Hamish Smith was at The Distillers City Debate, where the future of rum was the topic of discussion
A good debate is normally predicated on a good question. But not always. At the Worshipful Company of Distillers City Debate on the future of rum last week, the motion put to the floor of 100 or so observers, to be carried or opposed was thus: “The future of rum lies with connoisseurs not clubbers”.
Perhaps it's a pedantic observation, but the motion felt facile from the start. Thirty nine percent of rum's consumers are Indian or Filipino, buying bottles for £2-£3 a go. How many of these rum drinkers fall under either of the clubber or connoisseur consumer groups?
The rum category almost entirely exists in the value to mid market segments, so any journey to super premium enlightenment would be a long one. Analysing IWSR figures, around 25% of Scotch is sold for over $20, while 97% of Cognac sells in this premium/super-premium bracket. These are true connoisseur spirits. In contrast only 3% of rum sells for $20+.
In the pre-debate vote, I opted to oppose the motion. Not on the basis that connoisseurs won’t be part of the category’s future, more so this is a category that will continue to be many things to many people. As Lucy Britner wrote three years back in her Drinks International piece, "rum is the liquid equivalent of a mullet hair cut (business up front and a party in the back)”.
But despite the questionable motion, the debate got off to an informed start with Melissa Earlam, a city analyst at UBS, laying out the hard numbers, and pointing out the volume-dominance of Asia. She also highlighted the key brands that loom like skyscrapers over the category: Bacardi, McDowell’s No.1 Celebration, Tanduay and Captain Morgan. It’s fair to say none of which you are likely to find in a connoisseur’s cabinet (...although perhaps one or two higher-end expressions of Bacardi).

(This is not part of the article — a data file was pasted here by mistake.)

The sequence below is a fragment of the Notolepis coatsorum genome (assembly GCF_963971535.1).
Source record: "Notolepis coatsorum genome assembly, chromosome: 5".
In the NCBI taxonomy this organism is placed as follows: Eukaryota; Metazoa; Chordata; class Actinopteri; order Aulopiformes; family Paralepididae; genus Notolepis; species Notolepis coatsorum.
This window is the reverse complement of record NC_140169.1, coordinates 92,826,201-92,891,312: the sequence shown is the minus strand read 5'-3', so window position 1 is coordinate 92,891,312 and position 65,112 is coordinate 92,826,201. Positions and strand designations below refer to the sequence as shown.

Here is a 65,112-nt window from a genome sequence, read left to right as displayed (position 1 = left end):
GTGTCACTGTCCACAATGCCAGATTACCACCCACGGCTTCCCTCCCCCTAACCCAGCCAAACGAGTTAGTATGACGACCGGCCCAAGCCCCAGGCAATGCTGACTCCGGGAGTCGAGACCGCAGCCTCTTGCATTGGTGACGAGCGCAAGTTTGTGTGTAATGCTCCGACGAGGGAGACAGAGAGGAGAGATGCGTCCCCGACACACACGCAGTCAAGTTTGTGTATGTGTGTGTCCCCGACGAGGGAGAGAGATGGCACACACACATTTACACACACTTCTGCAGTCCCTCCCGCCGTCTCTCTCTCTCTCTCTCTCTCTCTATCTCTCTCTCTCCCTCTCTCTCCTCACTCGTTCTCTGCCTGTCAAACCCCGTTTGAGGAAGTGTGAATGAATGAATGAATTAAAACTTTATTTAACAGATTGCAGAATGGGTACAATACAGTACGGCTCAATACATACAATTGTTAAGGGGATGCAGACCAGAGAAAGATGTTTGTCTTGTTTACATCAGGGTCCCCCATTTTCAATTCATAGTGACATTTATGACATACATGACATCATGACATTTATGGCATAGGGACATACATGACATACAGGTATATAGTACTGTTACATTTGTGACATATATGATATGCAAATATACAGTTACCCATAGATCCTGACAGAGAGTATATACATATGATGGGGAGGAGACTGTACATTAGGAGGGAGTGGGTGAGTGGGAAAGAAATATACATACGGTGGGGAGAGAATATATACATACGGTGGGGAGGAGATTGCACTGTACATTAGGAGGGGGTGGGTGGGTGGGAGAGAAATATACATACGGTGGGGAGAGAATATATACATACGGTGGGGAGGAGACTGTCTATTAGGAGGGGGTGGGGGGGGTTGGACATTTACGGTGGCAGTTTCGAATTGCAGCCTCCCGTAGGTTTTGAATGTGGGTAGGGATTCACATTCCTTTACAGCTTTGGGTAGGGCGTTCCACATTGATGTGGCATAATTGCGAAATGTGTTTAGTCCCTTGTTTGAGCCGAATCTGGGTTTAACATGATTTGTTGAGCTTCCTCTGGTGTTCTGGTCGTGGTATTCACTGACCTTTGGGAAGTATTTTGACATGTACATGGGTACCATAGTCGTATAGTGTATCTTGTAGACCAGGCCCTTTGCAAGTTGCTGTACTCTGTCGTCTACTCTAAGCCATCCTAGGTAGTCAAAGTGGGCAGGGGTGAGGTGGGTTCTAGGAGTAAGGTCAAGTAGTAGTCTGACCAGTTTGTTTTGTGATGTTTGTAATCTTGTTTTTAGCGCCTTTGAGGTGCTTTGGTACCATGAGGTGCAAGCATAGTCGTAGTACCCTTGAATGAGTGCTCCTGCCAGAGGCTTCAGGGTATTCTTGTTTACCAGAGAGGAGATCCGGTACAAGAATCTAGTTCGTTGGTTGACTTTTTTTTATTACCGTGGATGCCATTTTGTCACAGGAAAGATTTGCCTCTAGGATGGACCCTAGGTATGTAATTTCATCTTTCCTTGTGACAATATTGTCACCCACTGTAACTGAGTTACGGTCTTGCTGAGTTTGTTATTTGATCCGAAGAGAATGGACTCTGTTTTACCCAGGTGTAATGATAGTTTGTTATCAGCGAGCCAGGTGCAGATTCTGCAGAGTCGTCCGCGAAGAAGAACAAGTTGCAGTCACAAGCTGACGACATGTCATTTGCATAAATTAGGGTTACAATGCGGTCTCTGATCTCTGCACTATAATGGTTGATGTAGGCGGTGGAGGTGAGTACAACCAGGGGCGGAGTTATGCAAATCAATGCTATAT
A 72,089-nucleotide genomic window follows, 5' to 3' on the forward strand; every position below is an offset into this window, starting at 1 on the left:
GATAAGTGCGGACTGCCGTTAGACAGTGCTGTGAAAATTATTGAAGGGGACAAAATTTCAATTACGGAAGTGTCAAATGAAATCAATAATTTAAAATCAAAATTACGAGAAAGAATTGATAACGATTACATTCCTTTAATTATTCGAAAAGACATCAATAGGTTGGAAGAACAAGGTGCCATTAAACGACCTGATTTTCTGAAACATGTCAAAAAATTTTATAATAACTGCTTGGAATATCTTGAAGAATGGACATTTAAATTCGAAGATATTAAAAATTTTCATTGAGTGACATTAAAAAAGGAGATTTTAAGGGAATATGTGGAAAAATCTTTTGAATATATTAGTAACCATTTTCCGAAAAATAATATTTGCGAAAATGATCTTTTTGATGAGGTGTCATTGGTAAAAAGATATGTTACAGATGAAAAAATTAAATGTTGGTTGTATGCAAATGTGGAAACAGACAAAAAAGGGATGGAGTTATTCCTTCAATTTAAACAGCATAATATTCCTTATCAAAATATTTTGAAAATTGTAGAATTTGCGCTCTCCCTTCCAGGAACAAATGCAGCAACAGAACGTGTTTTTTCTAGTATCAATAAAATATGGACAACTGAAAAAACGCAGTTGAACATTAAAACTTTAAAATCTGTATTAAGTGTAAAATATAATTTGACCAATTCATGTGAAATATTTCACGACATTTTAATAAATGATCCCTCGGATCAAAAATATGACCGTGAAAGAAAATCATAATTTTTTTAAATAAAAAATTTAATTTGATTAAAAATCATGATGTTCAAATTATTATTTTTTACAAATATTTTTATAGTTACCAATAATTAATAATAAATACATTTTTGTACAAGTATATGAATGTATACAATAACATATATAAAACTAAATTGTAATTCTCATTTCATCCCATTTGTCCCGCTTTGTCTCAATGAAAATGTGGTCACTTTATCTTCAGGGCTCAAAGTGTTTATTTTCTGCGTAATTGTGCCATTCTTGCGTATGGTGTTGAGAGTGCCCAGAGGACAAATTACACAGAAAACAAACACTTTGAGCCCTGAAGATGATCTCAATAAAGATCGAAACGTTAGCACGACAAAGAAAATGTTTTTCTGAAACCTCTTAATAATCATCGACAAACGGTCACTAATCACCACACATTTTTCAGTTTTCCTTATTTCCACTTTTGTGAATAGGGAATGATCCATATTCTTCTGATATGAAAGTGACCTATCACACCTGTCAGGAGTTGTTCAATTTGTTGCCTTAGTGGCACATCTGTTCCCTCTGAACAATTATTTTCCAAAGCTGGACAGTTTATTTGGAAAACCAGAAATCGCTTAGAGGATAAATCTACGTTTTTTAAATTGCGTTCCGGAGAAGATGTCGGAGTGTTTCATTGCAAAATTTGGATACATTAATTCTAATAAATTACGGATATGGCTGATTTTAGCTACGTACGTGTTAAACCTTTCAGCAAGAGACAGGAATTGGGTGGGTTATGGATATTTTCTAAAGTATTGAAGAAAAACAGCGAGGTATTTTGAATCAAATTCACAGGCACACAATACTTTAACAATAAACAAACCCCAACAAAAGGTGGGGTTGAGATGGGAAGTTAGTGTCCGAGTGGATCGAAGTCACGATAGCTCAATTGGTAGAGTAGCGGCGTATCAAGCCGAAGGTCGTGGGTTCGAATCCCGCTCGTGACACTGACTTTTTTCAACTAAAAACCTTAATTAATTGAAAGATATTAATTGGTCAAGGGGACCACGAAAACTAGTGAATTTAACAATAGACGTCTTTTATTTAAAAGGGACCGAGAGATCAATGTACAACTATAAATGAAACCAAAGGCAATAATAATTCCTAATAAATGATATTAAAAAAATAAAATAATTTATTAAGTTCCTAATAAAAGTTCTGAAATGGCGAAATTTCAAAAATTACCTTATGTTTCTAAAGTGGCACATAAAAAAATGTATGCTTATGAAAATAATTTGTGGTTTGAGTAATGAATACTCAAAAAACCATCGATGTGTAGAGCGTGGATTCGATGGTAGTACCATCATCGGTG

Proposing the motion was Ed Pilkington, marketing and innovation director for Diageo’s Western Europe business, who gave a lively advocacy of rum as a quality, sipping spirit. He made the points that probably the room had expected to hear, but expressed them with passion and eloquence. He said that rum is “the next big thing for the industry” that we need to “tell rum’s stories”, that “the category has been lost in a dark night-club” and that “rum tried to be vodka but vodka is more successful at being vodka”.
Though his pitch was Western markets-centric, Pilkington gave a measured assessment, and wasn’t blind to the truth that the high-value segment of rum is currently the small head of a rather large diplodocus. Instead he said that the small super-premium segment could drive the category forward and said rum could have “the best of both worlds” being “fun and premium” at the same time.
Chris Seale, a rum lifer who retired from Bacardi just this year, put forward the opposing argument, but also did not take an absolute view. He ventured that “connoisseurs are few while clubbers are many”, that “clubbers are aspirational and are going global” and warned that “connoisseurship can be a con”.
As the debate opened up to the floor and the pair descended into more informal discussion, they agreed that the category is multi-faceted, with multiple drinking occasions, one of which is social and high-energy, another is is solitary and more considered. But there are many more.
Whether rum's fragmented nature is its curse, or its strength, is in the eye of the beholder. Certainly the big groups have it sussed. Diageo, with the likes of Captain Morgan Pampero, Bundaberg, Cacique and Zacapa, and Bacardi with its staircase of brands from the value Castillo through to the Facundo collection, both have portfolio approaches.
So how did the room vote at the end? Well, the majority ended up u-turning and opposing the motion. Though that could well have been down to the realisation that the motion was flawed rather than the debate that ensued, complex and well-fought as it was.